Monday, January 24, 2005

Practicing without malpractice insurance

Imagine practicing with no malpractice insurance coverage. Imagine telling patients, "We don't bill insurance companies here." This doctor in Illinois has been doing exactly that, for a year (registration required, sorry):
“The most surprising and rewarding thing is the response I get from the patients,” said Dr. Macumber, a family physician in Berwyn, Ill., and Chicago.

It's been a year full of surprises for Dr. Macumber since he opened his family medicine practice in September 2003 in Berwyn with no medical liability coverage (CLINICAL PSYCHIATRY NEWS, Feb. 2004, p. 112). Today, he is breaking even and has opened a second location in Chicago.

When he started, he knew he couldn't afford the $40,000 liability premium he would have to pay; he also wanted to draw attention to the skyrocketing malpractice rates many physicians must pay. That's still the case, he said, but his experience has also driven the issue of access to health care to the top of his priority list, he said.

“It started out about medical malpractice, but it's really about access,” Dr. Macumber said.

Since most patients' insurance companies require physicians to carry liability insurance, he doesn't bill insurance companies and, instead, offers his services for a reduced fee—$40 for an average office visit. Patients with insurance can still submit claims to be reimbursed by their insurance company, but Dr. Macumber won't deal with the paperwork.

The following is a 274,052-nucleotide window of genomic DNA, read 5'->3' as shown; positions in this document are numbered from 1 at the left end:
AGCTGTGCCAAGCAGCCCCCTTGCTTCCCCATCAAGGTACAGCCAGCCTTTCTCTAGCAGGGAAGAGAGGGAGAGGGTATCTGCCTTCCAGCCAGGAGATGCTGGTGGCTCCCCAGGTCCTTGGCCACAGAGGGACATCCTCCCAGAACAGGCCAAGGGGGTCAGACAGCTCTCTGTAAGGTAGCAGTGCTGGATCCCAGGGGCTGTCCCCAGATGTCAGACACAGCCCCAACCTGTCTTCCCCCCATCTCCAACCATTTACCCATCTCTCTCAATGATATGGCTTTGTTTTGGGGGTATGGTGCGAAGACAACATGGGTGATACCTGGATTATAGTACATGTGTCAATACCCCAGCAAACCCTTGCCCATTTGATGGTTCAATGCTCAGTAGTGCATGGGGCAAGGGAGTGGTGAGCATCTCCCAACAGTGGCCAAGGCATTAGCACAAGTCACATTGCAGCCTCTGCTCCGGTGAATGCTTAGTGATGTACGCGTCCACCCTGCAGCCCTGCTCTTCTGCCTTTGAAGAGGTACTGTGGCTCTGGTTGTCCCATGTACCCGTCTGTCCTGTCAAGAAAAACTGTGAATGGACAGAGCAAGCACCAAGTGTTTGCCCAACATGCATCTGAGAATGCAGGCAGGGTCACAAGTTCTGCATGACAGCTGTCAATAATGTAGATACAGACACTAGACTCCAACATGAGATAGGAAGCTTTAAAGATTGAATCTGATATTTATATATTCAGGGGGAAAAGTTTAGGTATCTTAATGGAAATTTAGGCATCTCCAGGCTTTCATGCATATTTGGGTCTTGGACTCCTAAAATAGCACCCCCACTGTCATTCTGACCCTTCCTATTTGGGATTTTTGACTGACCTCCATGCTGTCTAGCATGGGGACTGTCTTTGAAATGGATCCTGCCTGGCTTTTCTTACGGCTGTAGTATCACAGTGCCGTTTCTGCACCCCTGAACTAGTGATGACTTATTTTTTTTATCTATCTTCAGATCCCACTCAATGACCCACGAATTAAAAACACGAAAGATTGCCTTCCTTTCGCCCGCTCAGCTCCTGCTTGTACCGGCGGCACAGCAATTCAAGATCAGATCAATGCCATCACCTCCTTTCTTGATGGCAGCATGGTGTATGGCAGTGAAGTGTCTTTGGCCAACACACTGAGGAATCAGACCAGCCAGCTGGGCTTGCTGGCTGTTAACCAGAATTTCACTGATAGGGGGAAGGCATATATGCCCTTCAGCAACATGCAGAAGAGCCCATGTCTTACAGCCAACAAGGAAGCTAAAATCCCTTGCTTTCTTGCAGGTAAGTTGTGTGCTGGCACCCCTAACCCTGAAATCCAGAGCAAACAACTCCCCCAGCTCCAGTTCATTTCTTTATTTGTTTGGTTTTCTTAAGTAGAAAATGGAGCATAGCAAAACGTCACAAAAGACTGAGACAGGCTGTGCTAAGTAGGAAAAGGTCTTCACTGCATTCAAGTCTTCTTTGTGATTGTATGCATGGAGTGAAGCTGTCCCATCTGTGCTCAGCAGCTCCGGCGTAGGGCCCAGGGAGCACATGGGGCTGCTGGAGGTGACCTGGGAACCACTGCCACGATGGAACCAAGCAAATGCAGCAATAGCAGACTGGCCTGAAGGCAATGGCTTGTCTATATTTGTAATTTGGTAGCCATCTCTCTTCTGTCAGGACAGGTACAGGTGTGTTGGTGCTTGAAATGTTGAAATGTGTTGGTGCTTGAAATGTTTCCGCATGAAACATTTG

About 25%-33% of his patients have health insurance, but most are uninsured. Some patients come to see him because they support what he's doing; others have said they want continuity and are sick of changing doctors every year. For still others, it's cheaper to see him at $40 a visit than it is to pay the copayments or coinsurance associated with their health plans.

Some patients come to him because they want the confidentiality he provides by not filing information with insurance companies.

And for Dr. Macumber, cutting out insurance companies means more time, more money, and less aggravation. “I'm so relieved I don't have to deal with that at all,” he said.

Because he does not have to spend time dealing with insurance companies, Dr. Macumber said he can afford to spend 20-40 minutes with each patient.

Not accepting insurance also means that he can charge whatever he wants, including giving someone a break on his or her bill, or even bartering for care. He can also choose to charge for telephone calls, though he hasn't done that yet. He already charges patients about $10 to fill out paperwork.

What does Dr. Macumber think about tort reform? Sounds like he's been reading Curious JD:
Dr. Macumber said he got to really see how destructive the medical liability compensation system had gotten when he decided to practice without it. But he sees traditional tort reform strategies, such as damage caps, as a gut response from physicians who feel angry and cornered.

“Tort reform is nice, but the system itself is flawed on so many levels,” he said.

The medical liability system is a barrier to improving quality and to reporting and learning from our mistakes, he said. Dr. Macumber said that he believes that the answer is a set of comprehensive reforms that address the current system's economic, practice, and ethical problems.

Thanks to Elsevier's Clinical Psychiatry News.

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